It wasn’t too long ago that working from home was seen by many as a bit of an oxymoron.
Whilst most of us could respond to a few emails and complete basic tasks remotely, the notion of a full productive day’s work at home with an old laptop and minimal access to systems, software and data was hard to get your head around. Or at least this was the outdated perception for those lacking vision.
But then came the pandemic and our office, the central hub for all our work, moved to our kitchens, spare rooms, bedrooms or even our cars in some unusual cases.
Inevitably some firms will want everyone back under the same roof or adopt a hybrid approach. But if you’re one of the 74% of businesses planning to maintain the rise in home working, it may be time to spring clean your digital office…
Security health check
All offices which rely on IT equipment are vulnerable to cyber-attacks or phishing scams. Unfortunately, working from home has increased the risks with over half of IT experts saying remote workers will expose their organisation to a possible data breach. Not only can this do irreputable damage to your reputation, it can become very costly, so it’s essential you have the right procedures in place and regularly check your team is following them.
This includes ensuring your employees only use devices approved by your IT support team, any software used is regularly updated, computers are password protected in case of theft and sensitive information is only saved on your secure systems and not kept ‘offline’ in personal folders. You may want to consider other security measures such as VPN access.
During lockdown the systems for remote working have evolved considerably. There are numerous video calling platforms (Teams, Zoom, Google Meet) and cloud storage systems (SharePoint, Dropbox).
If you’ve been using a mix and match approach, it may be time to formalise everything under one roof. Having a more structured setup using one ecosystem (e.g. Microsoft or Google) can increase productivity and save time.
Just under half of businesses are using a BYOD (bring your own device) setup for remote working, i.e. letting employees use their own laptop or computer.
As with the security risks mentioned above there are other things to consider with this approach (take a look at this great article here).
Whatever system you have in place, it’s important your team isn’t relying on slow, outdated IT equipment as this can be a real hinder to productivity. So, it may be time to invest in some new devices to get your team up to speed.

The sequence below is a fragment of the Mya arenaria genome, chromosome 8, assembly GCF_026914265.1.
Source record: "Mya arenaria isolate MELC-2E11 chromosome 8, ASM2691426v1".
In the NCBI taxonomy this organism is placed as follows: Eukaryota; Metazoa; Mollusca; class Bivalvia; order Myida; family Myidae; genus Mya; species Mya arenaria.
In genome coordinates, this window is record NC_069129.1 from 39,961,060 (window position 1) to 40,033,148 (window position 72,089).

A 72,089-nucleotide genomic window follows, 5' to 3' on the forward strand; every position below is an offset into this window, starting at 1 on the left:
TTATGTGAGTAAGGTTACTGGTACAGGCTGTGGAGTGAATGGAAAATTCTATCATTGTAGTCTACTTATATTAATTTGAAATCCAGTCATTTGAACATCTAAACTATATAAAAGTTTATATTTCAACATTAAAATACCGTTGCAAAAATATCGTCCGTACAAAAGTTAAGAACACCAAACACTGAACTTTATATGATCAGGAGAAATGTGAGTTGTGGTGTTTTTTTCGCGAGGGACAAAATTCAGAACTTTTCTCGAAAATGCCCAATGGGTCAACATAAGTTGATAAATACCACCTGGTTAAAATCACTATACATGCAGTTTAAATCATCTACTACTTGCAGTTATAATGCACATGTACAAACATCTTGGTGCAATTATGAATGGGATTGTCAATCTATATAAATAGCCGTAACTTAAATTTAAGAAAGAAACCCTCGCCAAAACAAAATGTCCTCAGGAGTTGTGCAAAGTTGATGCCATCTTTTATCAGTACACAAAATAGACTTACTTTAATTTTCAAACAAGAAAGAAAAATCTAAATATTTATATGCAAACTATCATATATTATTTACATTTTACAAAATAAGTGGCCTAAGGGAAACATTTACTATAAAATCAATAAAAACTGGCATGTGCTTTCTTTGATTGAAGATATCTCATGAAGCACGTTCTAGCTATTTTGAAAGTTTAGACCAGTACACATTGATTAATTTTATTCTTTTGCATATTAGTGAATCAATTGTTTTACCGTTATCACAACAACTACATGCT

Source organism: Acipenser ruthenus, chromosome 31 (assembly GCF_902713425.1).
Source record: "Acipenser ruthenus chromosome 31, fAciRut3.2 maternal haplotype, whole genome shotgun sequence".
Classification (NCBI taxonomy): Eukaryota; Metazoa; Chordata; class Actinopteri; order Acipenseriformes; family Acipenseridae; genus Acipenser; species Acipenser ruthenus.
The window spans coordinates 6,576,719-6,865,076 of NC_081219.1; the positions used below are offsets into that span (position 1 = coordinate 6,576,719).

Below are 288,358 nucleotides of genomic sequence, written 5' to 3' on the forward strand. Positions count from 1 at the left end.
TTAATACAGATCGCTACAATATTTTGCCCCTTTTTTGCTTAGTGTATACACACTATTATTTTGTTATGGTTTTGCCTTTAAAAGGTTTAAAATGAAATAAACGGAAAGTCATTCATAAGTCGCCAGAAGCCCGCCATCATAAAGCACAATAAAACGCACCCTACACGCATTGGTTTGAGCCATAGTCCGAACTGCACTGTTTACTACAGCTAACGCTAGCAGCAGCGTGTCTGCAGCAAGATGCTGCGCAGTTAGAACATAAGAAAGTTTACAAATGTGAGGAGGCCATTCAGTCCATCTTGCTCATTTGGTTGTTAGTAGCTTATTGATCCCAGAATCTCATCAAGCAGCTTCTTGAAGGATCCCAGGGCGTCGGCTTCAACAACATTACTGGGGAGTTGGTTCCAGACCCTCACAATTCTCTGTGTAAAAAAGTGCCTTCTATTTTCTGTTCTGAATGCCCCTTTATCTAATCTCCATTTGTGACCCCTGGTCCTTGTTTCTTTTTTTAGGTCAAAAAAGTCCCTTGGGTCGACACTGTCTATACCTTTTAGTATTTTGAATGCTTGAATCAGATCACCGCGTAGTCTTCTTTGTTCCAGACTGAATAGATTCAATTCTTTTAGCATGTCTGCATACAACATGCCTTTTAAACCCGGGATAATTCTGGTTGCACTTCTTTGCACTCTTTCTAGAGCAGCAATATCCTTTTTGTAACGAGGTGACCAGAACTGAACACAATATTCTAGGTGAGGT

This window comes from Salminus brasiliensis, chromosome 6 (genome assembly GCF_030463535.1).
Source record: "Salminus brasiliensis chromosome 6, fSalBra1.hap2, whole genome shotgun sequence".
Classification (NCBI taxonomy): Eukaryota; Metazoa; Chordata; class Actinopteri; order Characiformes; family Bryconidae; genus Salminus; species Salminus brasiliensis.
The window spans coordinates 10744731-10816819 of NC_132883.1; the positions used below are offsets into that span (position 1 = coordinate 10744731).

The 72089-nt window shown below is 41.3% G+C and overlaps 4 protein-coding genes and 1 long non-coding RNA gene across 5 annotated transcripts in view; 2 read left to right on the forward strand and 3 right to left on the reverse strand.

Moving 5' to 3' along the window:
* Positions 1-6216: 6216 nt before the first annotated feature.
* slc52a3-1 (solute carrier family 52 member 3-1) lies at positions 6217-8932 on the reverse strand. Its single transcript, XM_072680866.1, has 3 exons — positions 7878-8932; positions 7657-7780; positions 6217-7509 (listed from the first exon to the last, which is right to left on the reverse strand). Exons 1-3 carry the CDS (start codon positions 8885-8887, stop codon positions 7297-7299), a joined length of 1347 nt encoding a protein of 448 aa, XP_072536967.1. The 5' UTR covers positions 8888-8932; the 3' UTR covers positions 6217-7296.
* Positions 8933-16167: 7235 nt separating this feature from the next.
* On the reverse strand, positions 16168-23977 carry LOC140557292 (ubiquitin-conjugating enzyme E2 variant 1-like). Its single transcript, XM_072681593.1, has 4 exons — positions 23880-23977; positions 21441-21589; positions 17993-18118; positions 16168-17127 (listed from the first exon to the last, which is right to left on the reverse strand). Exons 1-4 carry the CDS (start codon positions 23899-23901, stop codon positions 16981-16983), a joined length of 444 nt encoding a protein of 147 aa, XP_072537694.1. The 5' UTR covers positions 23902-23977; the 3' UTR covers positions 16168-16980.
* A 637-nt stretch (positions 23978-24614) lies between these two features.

Sadly, the pandemic is ‘likely to have a profound effect on mental health’ which is why it’s important all businesses regularly speak with their employers and ensure support processes are in place. Small things such as organising team online quizzes or book clubs can be a real boost.
There’s no doubt many of us have become more sedentary working from home and there’s a clear link between exercise and mental wellbeing. Encourage your team to take regular screen breaks to get fresh air and, during meetings, include five-minute breaks every hour.
The second most popular phrase during a video call must surely be ‘sorry, my internet just died’ (the first being ‘you’re on mute’). The internet is the glue which holds together remote working.
Now, it’s fair to say most of us have just about managed during the pandemic with our 40Mbps coping with our requirements so it’s easy to become complacent. But that ‘coping’ will quickly turn to ‘struggling’ and then then finally become ‘seriously problematic’. And it will happen sooner than you think. Here’s why…
Firstly, everything is getting bigger. From photos, videos to presentations, the file sizes we use continue to increase. That means they take more time to download and, importantly more time to upload to your company’s server.
Secondly, we’re using more data at once. At any given moment you might be streaming a video call, downloading some files to work on and waiting for 30 Chrome tabs to load. Not to mention your kids playing video games and your partner streaming a 4K film next door. That 40Mbps doesn’t seem that much anymore.
So, what can we do? The existing broadband infrastructure most of us rely on is called Superfast broadband, also known as Fibre-To-The-Cabinet. The problem is these networks contain Victorian copper cables which are not designed to deliver a fast speed. They’ve reached their peak and can’t get any faster. The only solution is to build new full-fibre networks, free of copper, to deliver 18 times faster speeds up to 1,000 Mbps. Connectivity is also far more reliable and you’re therefore less likely to see drop outs during peak times.
If businesses and employees want to thrive working from home then we need to accelerate the rollout of full-fibre (we call it REAL FIBRE). Building these networks takes time (up to 18 months) so we need to start now because otherwise it will be too late. Fortunately, we’re well underway with our rollout across the East of England. Click here to find out if we’re coming to your village and see how you can help digitally futureproof your community.